Wednesday, April 13, 2016

Things My Parrot Is Teaching Me About Dog Training #1

Probably anyone who has come within the slightest contact with me in the last six months knows that we have recently added some feathered family members to the household.  The first of these was Presto, a Congo African Grey parrot who we rescued from the Humane Society of Huron Valley in November when he was surrendered along with 40+ other birds in a hoarding case.  I've been enjoying living with and training a new species, and while Presto has spurred a growing obsession with all things ornithological, he's also helping me appreciate the art of animal training in general.

Presto and I have been working on a cup stack trick where the ultimate goal will be for him to stack multiple nesting cups.  I began by first shaping him to pick up a small cup and give it to me.  I then began presenting the larger cup underneath the small cup when he would pick it up, and mark/reward when he let go and the small cup fell into the large one.  I am now at the stage where I want him to make some effort to get the small cup in the right location, so I am holding the large cup in place (to make it easier to hit) and am rewarding for dropping the small cup so it at least hits the large cup - I'm not worried right now about it nesting correctly.  I'm holding the large cup next to the small one so he really just needs to turn his body a bit to drop his cup correctly.  My goal is for him to make some intentional effort to get the cup in the right spot, and rely less on my help (but as you will see, I do fall back on "helping" more than I want to).

When I am shaping behaviors, my goal is to as much as possible be striving for "error-free learning" where I am upping the criteria so gradually that the learner is able to make continual progress with minimal mistakes made and a very high rate of reinforcement throughout.  However, I have found myself getting a little bit stuck with this exercise in figuring out how to raise criteria enough so that we are progressing, but not so much that he starts making repeated mistakes.  I find that is the real art of shaping - splitting that criteria just right.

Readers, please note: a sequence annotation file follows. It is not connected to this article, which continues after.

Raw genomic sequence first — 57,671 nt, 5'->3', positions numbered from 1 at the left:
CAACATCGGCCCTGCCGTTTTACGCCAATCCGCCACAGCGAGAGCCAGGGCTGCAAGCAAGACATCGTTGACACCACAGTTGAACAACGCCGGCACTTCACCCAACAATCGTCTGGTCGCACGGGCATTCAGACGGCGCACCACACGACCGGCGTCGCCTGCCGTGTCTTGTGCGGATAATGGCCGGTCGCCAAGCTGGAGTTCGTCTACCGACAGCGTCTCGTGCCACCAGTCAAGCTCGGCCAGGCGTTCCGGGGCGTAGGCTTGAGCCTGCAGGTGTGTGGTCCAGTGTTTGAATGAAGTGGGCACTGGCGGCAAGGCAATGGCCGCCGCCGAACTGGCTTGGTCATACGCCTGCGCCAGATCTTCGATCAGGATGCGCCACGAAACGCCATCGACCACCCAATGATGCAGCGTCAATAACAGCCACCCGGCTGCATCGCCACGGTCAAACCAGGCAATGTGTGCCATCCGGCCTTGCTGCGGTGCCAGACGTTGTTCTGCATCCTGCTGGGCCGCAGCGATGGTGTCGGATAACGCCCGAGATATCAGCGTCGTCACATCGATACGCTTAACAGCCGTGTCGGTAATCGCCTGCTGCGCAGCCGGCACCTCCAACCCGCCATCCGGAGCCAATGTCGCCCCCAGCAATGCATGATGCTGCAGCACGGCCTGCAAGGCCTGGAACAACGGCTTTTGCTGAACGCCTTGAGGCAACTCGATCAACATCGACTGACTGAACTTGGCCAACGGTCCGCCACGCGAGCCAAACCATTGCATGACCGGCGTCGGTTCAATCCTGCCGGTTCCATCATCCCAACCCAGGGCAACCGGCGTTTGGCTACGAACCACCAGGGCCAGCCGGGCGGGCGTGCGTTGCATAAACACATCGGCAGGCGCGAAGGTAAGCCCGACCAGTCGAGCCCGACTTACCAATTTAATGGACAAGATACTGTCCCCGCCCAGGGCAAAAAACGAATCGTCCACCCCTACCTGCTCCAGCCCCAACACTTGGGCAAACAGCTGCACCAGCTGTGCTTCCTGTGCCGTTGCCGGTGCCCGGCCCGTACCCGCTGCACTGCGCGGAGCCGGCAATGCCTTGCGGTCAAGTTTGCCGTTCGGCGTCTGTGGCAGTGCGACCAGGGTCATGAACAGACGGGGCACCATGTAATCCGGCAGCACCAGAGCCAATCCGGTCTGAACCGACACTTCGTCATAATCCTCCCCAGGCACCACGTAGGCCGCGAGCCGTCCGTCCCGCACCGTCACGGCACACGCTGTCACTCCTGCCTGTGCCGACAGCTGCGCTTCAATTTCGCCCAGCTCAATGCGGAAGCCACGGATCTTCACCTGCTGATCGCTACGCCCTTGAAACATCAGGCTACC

I've probably had a couple sessions too many in a row where I've messed up this balance - raised criteria too much, resulting in his frustration after repeated mistakes, and then my compensating by lowering criteria again to help him be successful.  So we've pretty much established a trick of him lifting the cup, me placing the other one below it, and then him dropping it onto the large cup.  I think we both felt a bit stuck in this exercise, and last night Presto, rather hilariously, showed me he was bored with it.  No doubt, dogs get frustrated/confused/bored too when our training gets stale or unclear, and they might begin throwing new behaviors out, but Presto tends to do it with flair.  I swear he has a sense of humor, and if he gets bored with something, it is as if he is showing me something he thinks is more fun instead.

In the video, you will see him offer a behavior I have never seen before at all, which struck me as actually a little bizarre - and pretty funny.  You might also be able to guess what his current favorite trick is - one I did a better job training so has a higher reinforcement history and therefore is a lot more fun for him.  Now I need to get that one under better stimulus control, clearly!


How often do we do this same thing with our dogs?   In our determination to "fix" our dog's weave poles, contact performance, heel position, etc., don't we sometimes drill the exercise to death until both the dog and we become bored and cranky by the very idea of it?  Sometimes the best thing I think we can do is set things aside, do something else for a while, and come back with a fresh approach to make the activity new again.  I know I had gotten into a rut in recent months with my dogs, just working on the same sets of behaviors over and over.  With our new approach to keeping things interesting, I literally am drawing a couple behaviors out of a jar each day now, and working on those.  In the last couple weeks we've worked on components of formal retrieves, agility, treibball, and basic good manners, and I think we are all finding it much more interesting.

I think we will put the cups away for a few days.  (And as I was writing this, it occurred to me that I might next try using an even larger cup as the destination cup, so he is more likely to be successful with less intervention from me.  We can then scale back down to the red cup over time.  But that's not for today . . .)

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